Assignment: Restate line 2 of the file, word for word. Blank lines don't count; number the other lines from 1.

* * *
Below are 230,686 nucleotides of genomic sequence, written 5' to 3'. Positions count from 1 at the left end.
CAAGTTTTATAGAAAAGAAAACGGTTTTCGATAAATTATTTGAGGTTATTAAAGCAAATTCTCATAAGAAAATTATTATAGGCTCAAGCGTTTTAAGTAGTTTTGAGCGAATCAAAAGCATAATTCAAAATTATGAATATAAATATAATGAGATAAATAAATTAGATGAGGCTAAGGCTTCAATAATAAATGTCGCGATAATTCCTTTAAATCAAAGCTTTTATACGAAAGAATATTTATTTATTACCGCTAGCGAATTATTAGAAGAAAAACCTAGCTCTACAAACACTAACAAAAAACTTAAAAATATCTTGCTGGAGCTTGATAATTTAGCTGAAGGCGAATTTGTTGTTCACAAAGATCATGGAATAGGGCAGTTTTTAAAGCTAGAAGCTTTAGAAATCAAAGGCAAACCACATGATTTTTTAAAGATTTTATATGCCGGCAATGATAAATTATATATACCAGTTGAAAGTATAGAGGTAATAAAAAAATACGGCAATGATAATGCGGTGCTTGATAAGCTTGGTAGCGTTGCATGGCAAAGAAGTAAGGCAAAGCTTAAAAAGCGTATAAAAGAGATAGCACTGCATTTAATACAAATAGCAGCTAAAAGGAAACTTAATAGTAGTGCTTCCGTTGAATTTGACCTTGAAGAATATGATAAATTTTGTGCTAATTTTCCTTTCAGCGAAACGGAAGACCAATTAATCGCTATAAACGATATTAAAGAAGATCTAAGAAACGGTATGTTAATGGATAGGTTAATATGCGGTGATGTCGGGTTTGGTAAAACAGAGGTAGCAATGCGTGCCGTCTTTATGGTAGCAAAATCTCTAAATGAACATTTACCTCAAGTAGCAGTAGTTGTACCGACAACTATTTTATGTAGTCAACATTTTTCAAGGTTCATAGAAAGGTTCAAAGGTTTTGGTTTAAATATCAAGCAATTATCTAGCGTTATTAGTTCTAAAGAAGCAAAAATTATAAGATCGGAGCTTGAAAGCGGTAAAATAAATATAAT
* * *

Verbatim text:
CAAGTTTTATAGAAAAGAAAACGGTTTTCGATAAATTATTTGAGGTTATTAAAGCAAATTCTCATAAGAAAATTATTATAGGCTCAAGCGTTTTAAGTAGTTTTGAGCGAATCAAAAGCATAATTCAAAATTATGAATATAAATATAATGAGATAAATAAATTAGATGAGGCTAAGGCTTCAATAATAAATGTCGCGATAATTCCTTTAAATCAAAGCTTTTATACGAAAGAATATTTATTTATTACCGCTAGCGAATTATTAGAAGAAAAACCTAGCTCTACAAACACTAACAAAAAACTTAAAAATATCTTGCTGGAGCTTGATAATTTAGCTGAAGGCGAATTTGTTGTTCACAAAGATCATGGAATAGGGCAGTTTTTAAAGCTAGAAGCTTTAGAAATCAAAGGCAAACCACATGATTTTTTAAAGATTTTATATGCCGGCAATGATAAATTATATATACCAGTTGAAAGTATAGAGGTAATAAAAAAATACGGCAATGATAATGCGGTGCTTGATAAGCTTGGTAGCGTTGCATGGCAAAGAAGTAAGGCAAAGCTTAAAAAGCGTATAAAAGAGATAGCACTGCATTTAATACAAATAGCAGCTAAAAGGAAACTTAATAGTAGTGCTTCCGTTGAATTTGACCTTGAAGAATATGATAAATTTTGTGCTAATTTTCCTTTCAGCGAAACGGAAGACCAATTAATCGCTATAAACGATATTAAAGAAGATCTAAGAAACGGTATGTTAATGGATAGGTTAATATGCGGTGATGTCGGGTTTGGTAAAACAGAGGTAGCAATGCGTGCCGTCTTTATGGTAGCAAAATCTCTAAATGAACATTTACCTCAAGTAGCAGTAGTTGTACCGACAACTATTTTATGTAGTCAACATTTTTCAAGGTTCATAGAAAGGTTCAAAGGTTTTGGTTTAAATATCAAGCAATTATCTAGCGTTATTAGTTCTAAAGAAGCAAAAATTATAAGATCGGAGCTTGAAAGCGGTAAAATAAATATAAT